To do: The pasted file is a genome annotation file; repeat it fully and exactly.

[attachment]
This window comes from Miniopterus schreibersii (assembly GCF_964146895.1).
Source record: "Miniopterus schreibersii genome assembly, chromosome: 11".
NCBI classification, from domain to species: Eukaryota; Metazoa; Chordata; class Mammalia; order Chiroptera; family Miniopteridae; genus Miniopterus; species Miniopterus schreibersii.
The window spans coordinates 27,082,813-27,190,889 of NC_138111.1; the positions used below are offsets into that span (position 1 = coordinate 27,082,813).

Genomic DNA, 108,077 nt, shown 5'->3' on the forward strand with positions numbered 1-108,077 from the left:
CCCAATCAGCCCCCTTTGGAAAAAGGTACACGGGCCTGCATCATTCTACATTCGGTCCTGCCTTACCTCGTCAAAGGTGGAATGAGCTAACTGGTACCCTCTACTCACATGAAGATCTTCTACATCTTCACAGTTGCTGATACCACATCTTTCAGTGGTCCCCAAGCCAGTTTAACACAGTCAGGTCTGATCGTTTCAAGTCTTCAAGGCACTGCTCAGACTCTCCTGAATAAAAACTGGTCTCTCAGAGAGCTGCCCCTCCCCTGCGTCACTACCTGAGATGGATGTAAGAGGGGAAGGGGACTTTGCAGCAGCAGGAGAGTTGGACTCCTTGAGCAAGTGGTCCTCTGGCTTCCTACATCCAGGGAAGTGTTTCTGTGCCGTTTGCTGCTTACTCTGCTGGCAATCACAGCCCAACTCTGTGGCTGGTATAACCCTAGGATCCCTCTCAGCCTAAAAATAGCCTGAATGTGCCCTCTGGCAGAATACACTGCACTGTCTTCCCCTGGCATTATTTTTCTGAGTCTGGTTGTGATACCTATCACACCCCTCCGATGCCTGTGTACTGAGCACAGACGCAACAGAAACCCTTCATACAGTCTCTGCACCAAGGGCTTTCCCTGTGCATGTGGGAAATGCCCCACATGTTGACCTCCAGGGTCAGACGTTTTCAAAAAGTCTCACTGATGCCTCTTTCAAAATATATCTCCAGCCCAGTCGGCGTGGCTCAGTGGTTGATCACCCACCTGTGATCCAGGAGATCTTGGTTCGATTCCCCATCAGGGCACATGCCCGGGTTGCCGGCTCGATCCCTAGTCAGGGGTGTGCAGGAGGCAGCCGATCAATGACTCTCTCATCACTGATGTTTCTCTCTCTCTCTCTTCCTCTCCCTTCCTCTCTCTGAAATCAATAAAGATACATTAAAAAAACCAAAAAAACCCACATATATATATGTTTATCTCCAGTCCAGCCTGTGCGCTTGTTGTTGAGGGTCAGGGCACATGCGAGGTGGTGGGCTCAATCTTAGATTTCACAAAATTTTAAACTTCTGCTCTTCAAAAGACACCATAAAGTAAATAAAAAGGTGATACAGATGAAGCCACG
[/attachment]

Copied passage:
This window comes from Miniopterus schreibersii (assembly GCF_964146895.1).
Source record: "Miniopterus schreibersii genome assembly, chromosome: 11".
NCBI classification, from domain to species: Eukaryota; Metazoa; Chordata; class Mammalia; order Chiroptera; family Miniopteridae; genus Miniopterus; species Miniopterus schreibersii.
The window spans coordinates 27,082,813-27,190,889 of NC_138111.1; the positions used below are offsets into that span (position 1 = coordinate 27,082,813).

Genomic DNA, 108,077 nt, shown 5'->3' on the forward strand with positions numbered 1-108,077 from the left:
CCCAATCAGCCCCCTTTGGAAAAAGGTACACGGGCCTGCATCATTCTACATTCGGTCCTGCCTTACCTCGTCAAAGGTGGAATGAGCTAACTGGTACCCTCTACTCACATGAAGATCTTCTACATCTTCACAGTTGCTGATACCACATCTTTCAGTGGTCCCCAAGCCAGTTTAACACAGTCAGGTCTGATCGTTTCAAGTCTTCAAGGCACTGCTCAGACTCTCCTGAATAAAAACTGGTCTCTCAGAGAGCTGCCCCTCCCCTGCGTCACTACCTGAGATGGATGTAAGAGGGGAAGGGGACTTTGCAGCAGCAGGAGAGTTGGACTCCTTGAGCAAGTGGTCCTCTGGCTTCCTACATCCAGGGAAGTGTTTCTGTGCCGTTTGCTGCTTACTCTGCTGGCAATCACAGCCCAACTCTGTGGCTGGTATAACCCTAGGATCCCTCTCAGCCTAAAAATAGCCTGAATGTGCCCTCTGGCAGAATACACTGCACTGTCTTCCCCTGGCATTATTTTTCTGAGTCTGGTTGTGATACCTATCACACCCCTCCGATGCCTGTGTACTGAGCACAGACGCAACAGAAACCCTTCATACAGTCTCTGCACCAAGGGCTTTCCCTGTGCATGTGGGAAATGCCCCACATGTTGACCTCCAGGGTCAGACGTTTTCAAAAAGTCTCACTGATGCCTCTTTCAAAATATATCTCCAGCCCAGTCGGCGTGGCTCAGTGGTTGATCACCCACCTGTGATCCAGGAGATCTTGGTTCGATTCCCCATCAGGGCACATGCCCGGGTTGCCGGCTCGATCCCTAGTCAGGGGTGTGCAGGAGGCAGCCGATCAATGACTCTCTCATCACTGATGTTTCTCTCTCTCTCTCTTCCTCTCCCTTCCTCTCTCTGAAATCAATAAAGATACATTAAAAAAACCAAAAAAACCCACATATATATATGTTTATCTCCAGTCCAGCCTGTGCGCTTGTTGTTGAGGGTCAGGGCACATGCGAGGTGGTGGGCTCAATCTTAGATTTCACAAAATTTTAAACTTCTGCTCTTCAAAAGACACCATAAAGTAAATAAAAAGGTGATACAGATGAAGCCACG